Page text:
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Risk and Protective Factors Across Socioecological Levels of Risk for Suicide: An Evidence Map

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Risk and Protective Factors Across Socioecological Levels of Risk for Suicide:  An Evidence Map

Prepared by:
Evidence Synthesis Program (ESP) Center
Minneapolis VA Health Care System
Minneapolis, MN
Timothy J. Wilt, MD, MPH, Director

Recommended citation:
Ullman K, Landsteiner A, Linskens E, MacDonald R, McKenzie L, Murdoch M, Sayer N, Stroebel B, Sultan S, Venables N, Wilt TJ. Risk and protective factors across socioecological levels of risk for suicide: an evidence map. Washington, DC: Evidence Synthesis Program, Health Services Research and Development Service, Office of Research and Development, Department of Veterans Affairs. VA ESP Project #09-009; 2021.



Download PDF: Complete Report, Executive Summary, Report, Appendices

Takeaway

Most studied risk factors for suicide attempts and deaths in general populations of US Veterans or Active Duty Military personnel were at the individual or relationship level of the Socio-Ecological Model. Prior suicide ideation or attempts, depression/anxiety, and substance use were consistently associated with attempts or suicide. Community level factors were less studied. No studies evaluated societal-level factors. Evidence was extensive but most studies were categorized high risk of bias. Higher quality studies are needed.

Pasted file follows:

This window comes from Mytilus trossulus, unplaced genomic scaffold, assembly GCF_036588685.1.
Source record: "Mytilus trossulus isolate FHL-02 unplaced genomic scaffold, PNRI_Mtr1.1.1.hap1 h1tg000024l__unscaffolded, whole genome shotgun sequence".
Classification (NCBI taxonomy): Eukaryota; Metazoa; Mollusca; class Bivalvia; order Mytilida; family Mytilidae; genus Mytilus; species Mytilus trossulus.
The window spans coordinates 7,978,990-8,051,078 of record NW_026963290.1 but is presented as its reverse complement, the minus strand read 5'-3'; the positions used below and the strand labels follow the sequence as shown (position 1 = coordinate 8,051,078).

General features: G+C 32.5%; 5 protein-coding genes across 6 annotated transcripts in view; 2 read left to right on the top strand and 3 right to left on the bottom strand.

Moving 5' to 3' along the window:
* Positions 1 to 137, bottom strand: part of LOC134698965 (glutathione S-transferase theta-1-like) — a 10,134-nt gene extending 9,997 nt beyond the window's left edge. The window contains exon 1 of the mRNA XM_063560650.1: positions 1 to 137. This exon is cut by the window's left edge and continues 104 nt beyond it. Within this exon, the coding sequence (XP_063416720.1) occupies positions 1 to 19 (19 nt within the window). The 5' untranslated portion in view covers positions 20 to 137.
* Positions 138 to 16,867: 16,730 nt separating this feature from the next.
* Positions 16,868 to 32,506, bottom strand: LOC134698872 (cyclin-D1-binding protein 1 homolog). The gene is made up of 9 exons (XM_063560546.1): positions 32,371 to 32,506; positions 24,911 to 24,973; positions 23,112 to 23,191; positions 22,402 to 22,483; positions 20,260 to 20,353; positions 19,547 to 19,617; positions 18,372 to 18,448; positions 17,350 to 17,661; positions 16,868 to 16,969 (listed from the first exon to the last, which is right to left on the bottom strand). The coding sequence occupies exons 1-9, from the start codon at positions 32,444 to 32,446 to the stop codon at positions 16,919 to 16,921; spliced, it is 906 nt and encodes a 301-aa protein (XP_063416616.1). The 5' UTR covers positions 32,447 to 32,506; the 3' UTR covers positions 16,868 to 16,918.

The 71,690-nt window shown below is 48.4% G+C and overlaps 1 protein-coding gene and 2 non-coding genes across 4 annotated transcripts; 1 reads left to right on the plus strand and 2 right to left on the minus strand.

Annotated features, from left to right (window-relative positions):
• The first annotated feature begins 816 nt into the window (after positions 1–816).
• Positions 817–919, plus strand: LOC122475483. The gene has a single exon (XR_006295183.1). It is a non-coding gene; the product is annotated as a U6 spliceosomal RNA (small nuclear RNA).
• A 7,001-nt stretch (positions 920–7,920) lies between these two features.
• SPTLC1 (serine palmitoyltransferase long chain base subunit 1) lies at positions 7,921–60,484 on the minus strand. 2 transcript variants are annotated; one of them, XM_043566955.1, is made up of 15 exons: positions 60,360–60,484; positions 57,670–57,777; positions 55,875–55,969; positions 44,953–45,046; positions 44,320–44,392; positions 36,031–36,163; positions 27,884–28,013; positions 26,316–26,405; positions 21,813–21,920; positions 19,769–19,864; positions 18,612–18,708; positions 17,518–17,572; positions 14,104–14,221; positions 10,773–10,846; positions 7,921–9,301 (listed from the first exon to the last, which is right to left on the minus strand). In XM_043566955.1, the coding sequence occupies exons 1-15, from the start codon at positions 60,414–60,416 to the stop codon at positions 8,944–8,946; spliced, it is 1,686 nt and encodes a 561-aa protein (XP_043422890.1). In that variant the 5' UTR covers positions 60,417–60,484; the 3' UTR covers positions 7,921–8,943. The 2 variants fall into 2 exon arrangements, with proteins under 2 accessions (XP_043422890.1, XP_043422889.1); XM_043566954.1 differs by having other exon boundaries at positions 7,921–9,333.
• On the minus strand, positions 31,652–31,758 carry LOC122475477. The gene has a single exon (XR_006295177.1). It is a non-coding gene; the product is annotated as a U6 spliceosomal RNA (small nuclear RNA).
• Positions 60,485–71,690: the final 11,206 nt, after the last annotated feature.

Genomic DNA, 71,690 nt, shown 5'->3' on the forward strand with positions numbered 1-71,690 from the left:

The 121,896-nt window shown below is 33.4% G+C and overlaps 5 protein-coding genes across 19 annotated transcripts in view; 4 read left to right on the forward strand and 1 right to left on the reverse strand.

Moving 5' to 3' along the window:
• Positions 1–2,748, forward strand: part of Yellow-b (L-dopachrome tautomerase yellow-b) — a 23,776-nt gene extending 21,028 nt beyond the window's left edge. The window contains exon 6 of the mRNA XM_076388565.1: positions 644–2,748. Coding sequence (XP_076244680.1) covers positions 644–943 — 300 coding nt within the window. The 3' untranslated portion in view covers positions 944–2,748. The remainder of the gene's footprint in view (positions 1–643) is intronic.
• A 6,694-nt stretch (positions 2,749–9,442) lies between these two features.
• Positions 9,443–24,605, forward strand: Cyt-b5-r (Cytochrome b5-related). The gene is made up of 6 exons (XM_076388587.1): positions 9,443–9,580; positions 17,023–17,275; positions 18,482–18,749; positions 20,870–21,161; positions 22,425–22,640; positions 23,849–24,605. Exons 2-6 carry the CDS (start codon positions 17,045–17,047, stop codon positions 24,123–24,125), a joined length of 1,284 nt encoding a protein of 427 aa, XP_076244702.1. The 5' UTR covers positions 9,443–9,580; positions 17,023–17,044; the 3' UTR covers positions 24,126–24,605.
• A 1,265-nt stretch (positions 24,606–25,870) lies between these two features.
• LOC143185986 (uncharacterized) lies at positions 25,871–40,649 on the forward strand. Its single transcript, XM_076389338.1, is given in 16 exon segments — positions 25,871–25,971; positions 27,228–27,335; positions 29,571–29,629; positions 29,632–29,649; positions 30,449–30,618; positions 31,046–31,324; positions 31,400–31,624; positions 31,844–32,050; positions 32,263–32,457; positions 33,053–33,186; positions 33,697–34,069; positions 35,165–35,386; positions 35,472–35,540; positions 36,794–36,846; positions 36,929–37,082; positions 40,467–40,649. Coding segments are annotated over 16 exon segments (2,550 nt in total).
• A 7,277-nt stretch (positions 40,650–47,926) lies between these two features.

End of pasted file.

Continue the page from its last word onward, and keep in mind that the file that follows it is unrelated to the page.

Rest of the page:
Context

Suicide remains a critical public health concern, as US suicide rates increased by 33% from 1999 to 2019. Adjusted suicide rates among US Veterans are 1.5 times the general population. VA Health Services Research and Development commissioned this review to develop research priorities and inform research funding. We prepared an evidence map of risk and protective factors in general populations of US Veterans and active duty military identified since 2011 using the socio-ecological suicide model.

Key Findings

Among general populations of Veterans or Active Duty Military populations, not known to be at increased risk of suicide, information from prospective cohort and low risk of bias studies suggested a history of prior suicide ideation or attempts, depression/anxiety, and substance, alcohol, or tobacco use are consistently predictive of, or associated with, suicide attempts and suicide. PTSD was not consistently associated with suicide. Most information was related to individual risk factors and no studies reported on societal level risk or protective factors. We urge caution in interpretation and application of our findings. Most results came from moderate risk of bias retrospective cohort studies. Overall evidence certainty was limited, due in part to study design, variation across studies in risk factor definitions and categorization, uncertainty in models and variables used to assess the independent effect of reported factors and the lack of predictor reporting.


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